State v. Federal Taxes

Note that state taxes might not mirror federal taxes. You could qualify for federal deductions while seeing little to no change in your state taxes. Some states may have a flat tax, while others do not. While this is not news to someone who has been filing for a while, new filers should not get caught unawares by the difference in the systems. Making a mistake might end up costing you. This is why you shouldn’t be afraid to consult a tax planner for assistance. What you pay them to do your taxes is far less what you’ll owe the IRS in penalties. 

Standard v. Itemized Deductions

One of the most notable changes the tax reform law brings has to do with standard and itemized deductions. The standard deduction has increased. Itemized deductions, by contrast, have decreased. For many households, it now makes more sense to take the standard deduction than to itemize. At the end of the day, the principle is simple math. If the itemized deductions give you more money, itemize. If the standard deductions give you more money, take the standard deduction. Just make sure you’re adding up the numbers to see which one gives you the higher return. 

Think About Retirement Accounts 

Another tax tip is to think about retirement accounts. Come 2019, retirement plans such as a 401(K) or IRA have higher maximum contribution limits. This means that if you start now (or keep up with the account you have), you can increase tax savings even more, as these accounts are tax-advantaged. This tip works for any year, however. Retirement accounts are an excellent way to both plan for the future and save money.  

Consider Electronic Filing 

Think about filing electronically. The error rate for electronic filing is lower than it is for paper filing, and electronic filing is also faster. The second it goes through, the IRS acknowledges that they have received your tax filing. Additionally, it is easier on the environment to not use paper. Note that if you make less than $58,000 (AGI), you can file electronically for free.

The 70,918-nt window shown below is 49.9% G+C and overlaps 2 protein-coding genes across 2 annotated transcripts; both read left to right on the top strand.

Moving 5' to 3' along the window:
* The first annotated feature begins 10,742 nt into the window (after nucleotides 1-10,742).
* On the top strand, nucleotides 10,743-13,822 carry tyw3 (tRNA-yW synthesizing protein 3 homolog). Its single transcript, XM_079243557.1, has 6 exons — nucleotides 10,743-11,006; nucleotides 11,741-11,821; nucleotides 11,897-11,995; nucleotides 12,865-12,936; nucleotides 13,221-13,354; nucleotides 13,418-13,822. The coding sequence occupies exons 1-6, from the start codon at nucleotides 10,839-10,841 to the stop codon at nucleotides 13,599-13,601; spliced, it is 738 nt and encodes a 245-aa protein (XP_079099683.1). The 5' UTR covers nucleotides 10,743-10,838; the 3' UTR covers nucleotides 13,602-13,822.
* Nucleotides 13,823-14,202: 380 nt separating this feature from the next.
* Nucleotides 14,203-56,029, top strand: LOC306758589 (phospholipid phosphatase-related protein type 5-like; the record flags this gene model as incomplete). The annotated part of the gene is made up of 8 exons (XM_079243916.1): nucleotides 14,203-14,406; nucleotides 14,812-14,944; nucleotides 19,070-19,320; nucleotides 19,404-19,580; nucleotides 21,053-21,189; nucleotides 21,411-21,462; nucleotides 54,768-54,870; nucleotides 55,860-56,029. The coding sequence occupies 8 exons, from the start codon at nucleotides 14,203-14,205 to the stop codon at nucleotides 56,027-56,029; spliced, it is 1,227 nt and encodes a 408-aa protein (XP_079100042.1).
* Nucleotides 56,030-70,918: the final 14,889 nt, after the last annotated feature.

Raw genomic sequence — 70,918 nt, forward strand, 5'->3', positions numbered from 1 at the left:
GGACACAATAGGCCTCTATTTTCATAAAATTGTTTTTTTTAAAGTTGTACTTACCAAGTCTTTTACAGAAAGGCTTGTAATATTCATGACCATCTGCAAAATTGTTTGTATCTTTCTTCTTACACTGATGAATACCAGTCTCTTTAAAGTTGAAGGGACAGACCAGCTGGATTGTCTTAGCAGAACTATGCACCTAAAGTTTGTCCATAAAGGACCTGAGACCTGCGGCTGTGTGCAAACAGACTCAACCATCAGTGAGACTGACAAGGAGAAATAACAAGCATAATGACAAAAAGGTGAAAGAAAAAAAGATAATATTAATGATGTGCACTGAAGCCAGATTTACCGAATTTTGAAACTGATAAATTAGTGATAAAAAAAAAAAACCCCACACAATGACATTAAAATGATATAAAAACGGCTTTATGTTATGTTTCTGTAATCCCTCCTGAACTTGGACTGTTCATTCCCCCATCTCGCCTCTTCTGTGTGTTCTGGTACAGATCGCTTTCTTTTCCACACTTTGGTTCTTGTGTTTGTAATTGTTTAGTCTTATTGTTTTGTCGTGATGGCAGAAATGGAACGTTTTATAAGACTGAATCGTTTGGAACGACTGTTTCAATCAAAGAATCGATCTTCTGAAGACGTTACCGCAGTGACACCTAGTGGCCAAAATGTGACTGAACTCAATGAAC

Consequences 

If you’re late on your taxes, the consequences will hit April 15. The monetary fine ranges from 5% to 25% of the taxes you owe. This is per month, not per year. You might also forfeit your refund check. At worst, you could be arrested. The IRS will send you a bunch of paper notifications and even a representative to knock on your door before this happens, but arrest is the last resort. If you owe more than $25,000 and you’re evading payment, that could mean a jail sentence. 

Once again, April 15th is the deadline. April 15th falls on a Monday this year. These tax tips are just some of the many ways to file taxes promptly while saving money where you can. No one likes paying taxes, but you have to. Hopefully, these tips will make the process a little more painless. Consult a tax planner to maximize savings and minimize error. 

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Planning Means Security

Posted by on Jan 23, 2019 in Legal News |

A New Year brings tons of opportunities for you to make and achieve resolutions. Whether you’re improving your diet, finances, weight, health, or lifestyle, make this year your year. A big part of ensuring that you’re ready to meet the New Year head-on is to plan properly. Planning can help safeguard against challenges. Think about it. For weight loss, you plan your meals and exercise routine. For finances, you plan out your budget. Planning is a key part of meeting your goals.

Estate planning is no different. Throughout the year, you should not only think ahead in terms of your lifestyle; you should also be prepared to meet financial challenges you may come across. Here are some key life events or changes and what you may want to do to plan for them. 

New Family Members

Is a new family member joining you? Perhaps a relative is expecting a baby or someone in your family is getting married. If that is the case, you should adjust your estate plan to reflect these new changes. For example, if you have grandchildren (or are expecting some) and you want them to receive some of your estate, consider setting up a trust that will grant them the assets once they are of age. A trust will let them receive the asset immediately upon the date of your choosing, as it goes into effect right away. This will allow them to avoid probate court, too.

…Or Maybe Just Some New Assets 

Maybe you don’t have a new family member, but you did get some new assets. Perhaps you’re buying a boat, new stocks, another home, etc. in 2019. You will want to think about what will happen to that asset after you pass away. While that’s not exactly a positive thing to consider, it’s important to ensure that the asset, if you own it, goes into the right hands. Again, as stated in the previous section, you could set up a trust. Or, you could set up a different type of transfer. Either way, put these new assets into your estate plan to guard them against probate court. 

Any Upcoming College Plans